Can Tapping Into Human Nature Help You Give More Effective Presentations?

Are you looking to deliver effective presentations? Check out these tips from the best-selling author on how to present more clearly and intentionally.
February 08, 2017

It's a presenter's worst nightmare—looking out into their audience, and seeing that their slides and visuals are falling on deaf ears and glazed over eyes. How can you give effective presentations that connect with people while being informative?

I had the privilege of interviewing an expert on this very topic: the internationally acclaimed communications consultant and effective presentations guru Garr Reynolds. Reynolds is the best-selling author of several books (including the award-winning Presentation Zen) and is a professor of management and design at Kansai Gaidai University in Osaka, Japan.

He shares some of his tips for giving effective presentations.

How do people process information when listening to a presentation? And how can we use this understanding to help us create more effective presentations?

This taps into the cognitive load theory first developed by John Sweller. We have two channels for receiving information. Basically, we can receive information through auditory or visual channels. In terms of presentations, if we put a lot of text in our visual channel, then that kind of messes up things. So people can look at a photograph, a chart or a graph, and they can listen to someone at the same time. But what our brains are not really good at doing is listening to someone and, simultaneously, reading either the same words on a slide or different words.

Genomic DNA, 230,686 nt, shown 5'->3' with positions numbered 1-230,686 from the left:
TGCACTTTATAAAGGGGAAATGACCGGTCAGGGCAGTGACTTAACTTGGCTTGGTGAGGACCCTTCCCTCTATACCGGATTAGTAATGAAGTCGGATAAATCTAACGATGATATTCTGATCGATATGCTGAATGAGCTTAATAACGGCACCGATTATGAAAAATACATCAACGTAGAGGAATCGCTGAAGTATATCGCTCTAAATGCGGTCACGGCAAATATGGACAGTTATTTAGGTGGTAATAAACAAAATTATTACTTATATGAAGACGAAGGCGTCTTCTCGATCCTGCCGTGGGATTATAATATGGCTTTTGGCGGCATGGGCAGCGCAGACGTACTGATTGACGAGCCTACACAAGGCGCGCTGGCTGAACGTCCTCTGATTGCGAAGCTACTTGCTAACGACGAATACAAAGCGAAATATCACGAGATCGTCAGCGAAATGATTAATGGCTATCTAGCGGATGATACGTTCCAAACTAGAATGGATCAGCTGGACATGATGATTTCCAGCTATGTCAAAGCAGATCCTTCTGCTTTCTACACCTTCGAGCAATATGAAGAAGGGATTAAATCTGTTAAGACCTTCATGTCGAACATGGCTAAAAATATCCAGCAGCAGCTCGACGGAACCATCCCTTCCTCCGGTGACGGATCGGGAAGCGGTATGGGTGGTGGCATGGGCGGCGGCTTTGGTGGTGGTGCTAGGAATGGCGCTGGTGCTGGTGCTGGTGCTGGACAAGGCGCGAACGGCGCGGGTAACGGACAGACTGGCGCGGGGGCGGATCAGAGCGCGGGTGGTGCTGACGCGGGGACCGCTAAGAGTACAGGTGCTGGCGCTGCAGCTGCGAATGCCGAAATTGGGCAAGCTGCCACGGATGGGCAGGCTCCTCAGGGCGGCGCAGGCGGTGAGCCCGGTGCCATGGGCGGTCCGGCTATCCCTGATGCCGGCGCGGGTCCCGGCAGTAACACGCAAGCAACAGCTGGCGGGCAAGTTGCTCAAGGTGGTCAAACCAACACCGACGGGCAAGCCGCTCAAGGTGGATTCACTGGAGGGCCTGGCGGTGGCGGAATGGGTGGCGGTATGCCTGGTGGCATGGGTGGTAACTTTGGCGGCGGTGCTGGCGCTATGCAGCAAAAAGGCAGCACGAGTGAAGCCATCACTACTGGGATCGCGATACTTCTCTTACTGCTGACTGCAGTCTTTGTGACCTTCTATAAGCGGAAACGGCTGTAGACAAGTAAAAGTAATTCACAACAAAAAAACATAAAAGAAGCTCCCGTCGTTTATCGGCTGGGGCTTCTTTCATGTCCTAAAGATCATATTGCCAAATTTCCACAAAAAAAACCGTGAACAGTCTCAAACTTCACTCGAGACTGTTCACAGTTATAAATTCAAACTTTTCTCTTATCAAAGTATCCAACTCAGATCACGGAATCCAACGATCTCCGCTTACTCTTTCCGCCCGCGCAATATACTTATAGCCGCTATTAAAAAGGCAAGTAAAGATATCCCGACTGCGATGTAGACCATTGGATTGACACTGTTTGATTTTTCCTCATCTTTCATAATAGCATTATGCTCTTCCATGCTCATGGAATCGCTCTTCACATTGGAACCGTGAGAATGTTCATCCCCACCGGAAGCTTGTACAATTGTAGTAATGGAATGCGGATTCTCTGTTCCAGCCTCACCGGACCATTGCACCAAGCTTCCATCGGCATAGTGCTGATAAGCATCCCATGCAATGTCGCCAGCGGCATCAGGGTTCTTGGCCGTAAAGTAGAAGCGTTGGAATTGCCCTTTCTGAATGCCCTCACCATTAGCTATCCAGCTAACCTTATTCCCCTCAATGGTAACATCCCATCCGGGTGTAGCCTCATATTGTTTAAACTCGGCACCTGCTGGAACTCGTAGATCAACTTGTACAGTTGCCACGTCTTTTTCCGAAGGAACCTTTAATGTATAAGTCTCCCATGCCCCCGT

So, it may be common ... but as far as the brain is concerned, that's not the best way to receive information. It actually lowers our ability to understand what is being presented and doesn't lead to effective presentations.

It depends on the situation, but slides must be very visual. And I don't mean photographs of Zen gardens or decorative images. Often in the case of technical presentations, it's going to be quantitative displays. And that's fine. Executive audiences generally want the high-level information, the big picture. You can send more details in a handout with the data displays, but then in the live talk, you could just show a few of the key displays that support your information. If you use slides, use them to actually "show" something rather than having the slide "tell" something.

Can you elaborate a little more on what type of slides are best to use when presenting to senior business executives?